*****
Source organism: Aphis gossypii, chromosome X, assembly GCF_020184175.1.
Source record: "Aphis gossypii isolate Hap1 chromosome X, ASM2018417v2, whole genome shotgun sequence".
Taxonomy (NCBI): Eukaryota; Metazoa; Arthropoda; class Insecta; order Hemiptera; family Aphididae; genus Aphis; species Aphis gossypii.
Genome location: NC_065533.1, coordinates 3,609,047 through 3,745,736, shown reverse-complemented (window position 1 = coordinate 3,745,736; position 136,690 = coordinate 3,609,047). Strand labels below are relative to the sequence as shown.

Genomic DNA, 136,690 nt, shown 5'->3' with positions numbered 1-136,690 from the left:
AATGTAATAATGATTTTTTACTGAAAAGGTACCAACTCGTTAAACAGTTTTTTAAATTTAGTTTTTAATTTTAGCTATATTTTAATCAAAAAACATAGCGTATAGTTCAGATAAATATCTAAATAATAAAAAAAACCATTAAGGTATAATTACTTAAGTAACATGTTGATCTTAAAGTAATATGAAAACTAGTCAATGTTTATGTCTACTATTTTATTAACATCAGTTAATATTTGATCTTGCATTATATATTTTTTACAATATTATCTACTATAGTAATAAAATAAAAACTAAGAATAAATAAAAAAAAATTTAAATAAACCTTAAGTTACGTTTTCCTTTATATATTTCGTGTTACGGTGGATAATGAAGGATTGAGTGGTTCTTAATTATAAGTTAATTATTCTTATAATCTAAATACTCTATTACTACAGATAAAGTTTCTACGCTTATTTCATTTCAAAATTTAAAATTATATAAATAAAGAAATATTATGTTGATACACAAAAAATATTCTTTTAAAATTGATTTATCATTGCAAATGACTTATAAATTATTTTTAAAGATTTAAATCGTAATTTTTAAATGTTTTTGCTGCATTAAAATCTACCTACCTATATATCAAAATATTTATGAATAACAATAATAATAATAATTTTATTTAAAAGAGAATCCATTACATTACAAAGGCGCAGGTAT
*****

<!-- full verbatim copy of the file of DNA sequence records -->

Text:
Source organism: Aphis gossypii, chromosome X, assembly GCF_020184175.1.
Source record: "Aphis gossypii isolate Hap1 chromosome X, ASM2018417v2, whole genome shotgun sequence".
Taxonomy (NCBI): Eukaryota; Metazoa; Arthropoda; class Insecta; order Hemiptera; family Aphididae; genus Aphis; species Aphis gossypii.
Genome location: NC_065533.1, coordinates 3,609,047 through 3,745,736, shown reverse-complemented (window position 1 = coordinate 3,745,736; position 136,690 = coordinate 3,609,047). Strand labels below are relative to the sequence as shown.

Genomic DNA, 136,690 nt, shown 5'->3' with positions numbered 1-136,690 from the left:
AATGTAATAATGATTTTTTACTGAAAAGGTACCAACTCGTTAAACAGTTTTTTAAATTTAGTTTTTAATTTTAGCTATATTTTAATCAAAAAACATAGCGTATAGTTCAGATAAATATCTAAATAATAAAAAAAACCATTAAGGTATAATTACTTAAGTAACATGTTGATCTTAAAGTAATATGAAAACTAGTCAATGTTTATGTCTACTATTTTATTAACATCAGTTAATATTTGATCTTGCATTATATATTTTTTACAATATTATCTACTATAGTAATAAAATAAAAACTAAGAATAAATAAAAAAAAATTTAAATAAACCTTAAGTTACGTTTTCCTTTATATATTTCGTGTTACGGTGGATAATGAAGGATTGAGTGGTTCTTAATTATAAGTTAATTATTCTTATAATCTAAATACTCTATTACTACAGATAAAGTTTCTACGCTTATTTCATTTCAAAATTTAAAATTATATAAATAAAGAAATATTATGTTGATACACAAAAAATATTCTTTTAAAATTGATTTATCATTGCAAATGACTTATAAATTATTTTTAAAGATTTAAATCGTAATTTTTAAATGTTTTTGCTGCATTAAAATCTACCTACCTATATATCAAAATATTTATGAATAACAATAATAATAATAATTTTATTTAAAAGAGAATCCATTACATTACAAAGGCGCAGGTAT